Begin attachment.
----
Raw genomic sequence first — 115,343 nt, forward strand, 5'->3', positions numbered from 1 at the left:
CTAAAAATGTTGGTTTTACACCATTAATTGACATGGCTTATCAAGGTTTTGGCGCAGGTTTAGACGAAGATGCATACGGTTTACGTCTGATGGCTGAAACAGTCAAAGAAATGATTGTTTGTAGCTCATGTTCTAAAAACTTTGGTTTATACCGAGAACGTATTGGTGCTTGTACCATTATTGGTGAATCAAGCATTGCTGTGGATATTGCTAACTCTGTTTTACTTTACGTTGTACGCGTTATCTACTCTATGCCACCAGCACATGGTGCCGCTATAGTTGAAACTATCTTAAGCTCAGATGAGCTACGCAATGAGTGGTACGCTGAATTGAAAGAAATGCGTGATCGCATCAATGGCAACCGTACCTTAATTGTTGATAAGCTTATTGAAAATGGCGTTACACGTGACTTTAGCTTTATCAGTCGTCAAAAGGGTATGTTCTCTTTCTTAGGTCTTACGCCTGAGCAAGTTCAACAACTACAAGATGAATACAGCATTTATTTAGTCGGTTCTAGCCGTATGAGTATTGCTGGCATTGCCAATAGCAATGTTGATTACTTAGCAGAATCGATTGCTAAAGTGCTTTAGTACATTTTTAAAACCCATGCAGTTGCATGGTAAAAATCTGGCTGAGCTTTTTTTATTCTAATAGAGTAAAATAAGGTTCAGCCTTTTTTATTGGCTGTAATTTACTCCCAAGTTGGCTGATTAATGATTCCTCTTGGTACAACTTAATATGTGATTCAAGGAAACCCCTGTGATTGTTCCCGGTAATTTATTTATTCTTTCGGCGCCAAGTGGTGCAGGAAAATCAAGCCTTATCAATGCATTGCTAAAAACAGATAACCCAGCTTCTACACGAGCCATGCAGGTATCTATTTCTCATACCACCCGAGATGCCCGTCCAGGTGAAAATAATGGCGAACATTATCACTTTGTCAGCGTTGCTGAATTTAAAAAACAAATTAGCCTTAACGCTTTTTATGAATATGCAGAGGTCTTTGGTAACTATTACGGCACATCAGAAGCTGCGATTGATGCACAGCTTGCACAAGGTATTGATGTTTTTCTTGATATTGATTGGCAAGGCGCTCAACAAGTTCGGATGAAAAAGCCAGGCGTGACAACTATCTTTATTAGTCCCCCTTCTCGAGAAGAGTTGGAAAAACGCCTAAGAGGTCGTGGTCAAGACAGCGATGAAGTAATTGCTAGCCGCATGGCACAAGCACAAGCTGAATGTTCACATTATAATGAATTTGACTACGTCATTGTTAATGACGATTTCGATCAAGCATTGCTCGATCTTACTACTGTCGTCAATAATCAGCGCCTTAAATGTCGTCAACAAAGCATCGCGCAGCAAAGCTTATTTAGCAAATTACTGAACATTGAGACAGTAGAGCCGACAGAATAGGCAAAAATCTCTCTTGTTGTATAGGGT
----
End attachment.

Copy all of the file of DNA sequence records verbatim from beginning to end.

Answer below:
Raw genomic sequence first — 115,343 nt, forward strand, 5'->3', positions numbered from 1 at the left:
CTAAAAATGTTGGTTTTACACCATTAATTGACATGGCTTATCAAGGTTTTGGCGCAGGTTTAGACGAAGATGCATACGGTTTACGTCTGATGGCTGAAACAGTCAAAGAAATGATTGTTTGTAGCTCATGTTCTAAAAACTTTGGTTTATACCGAGAACGTATTGGTGCTTGTACCATTATTGGTGAATCAAGCATTGCTGTGGATATTGCTAACTCTGTTTTACTTTACGTTGTACGCGTTATCTACTCTATGCCACCAGCACATGGTGCCGCTATAGTTGAAACTATCTTAAGCTCAGATGAGCTACGCAATGAGTGGTACGCTGAATTGAAAGAAATGCGTGATCGCATCAATGGCAACCGTACCTTAATTGTTGATAAGCTTATTGAAAATGGCGTTACACGTGACTTTAGCTTTATCAGTCGTCAAAAGGGTATGTTCTCTTTCTTAGGTCTTACGCCTGAGCAAGTTCAACAACTACAAGATGAATACAGCATTTATTTAGTCGGTTCTAGCCGTATGAGTATTGCTGGCATTGCCAATAGCAATGTTGATTACTTAGCAGAATCGATTGCTAAAGTGCTTTAGTACATTTTTAAAACCCATGCAGTTGCATGGTAAAAATCTGGCTGAGCTTTTTTTATTCTAATAGAGTAAAATAAGGTTCAGCCTTTTTTATTGGCTGTAATTTACTCCCAAGTTGGCTGATTAATGATTCCTCTTGGTACAACTTAATATGTGATTCAAGGAAACCCCTGTGATTGTTCCCGGTAATTTATTTATTCTTTCGGCGCCAAGTGGTGCAGGAAAATCAAGCCTTATCAATGCATTGCTAAAAACAGATAACCCAGCTTCTACACGAGCCATGCAGGTATCTATTTCTCATACCACCCGAGATGCCCGTCCAGGTGAAAATAATGGCGAACATTATCACTTTGTCAGCGTTGCTGAATTTAAAAAACAAATTAGCCTTAACGCTTTTTATGAATATGCAGAGGTCTTTGGTAACTATTACGGCACATCAGAAGCTGCGATTGATGCACAGCTTGCACAAGGTATTGATGTTTTTCTTGATATTGATTGGCAAGGCGCTCAACAAGTTCGGATGAAAAAGCCAGGCGTGACAACTATCTTTATTAGTCCCCCTTCTCGAGAAGAGTTGGAAAAACGCCTAAGAGGTCGTGGTCAAGACAGCGATGAAGTAATTGCTAGCCGCATGGCACAAGCACAAGCTGAATGTTCACATTATAATGAATTTGACTACGTCATTGTTAATGACGATTTCGATCAAGCATTGCTCGATCTTACTACTGTCGTCAATAATCAGCGCCTTAAATGTCGTCAACAAAGCATCGCGCAGCAAAGCTTATTTAGCAAATTACTGAACATTGAGACAGTAGAGCCGACAGAATAGGCAAAAATCTCTCTTGTTGTATAGGGT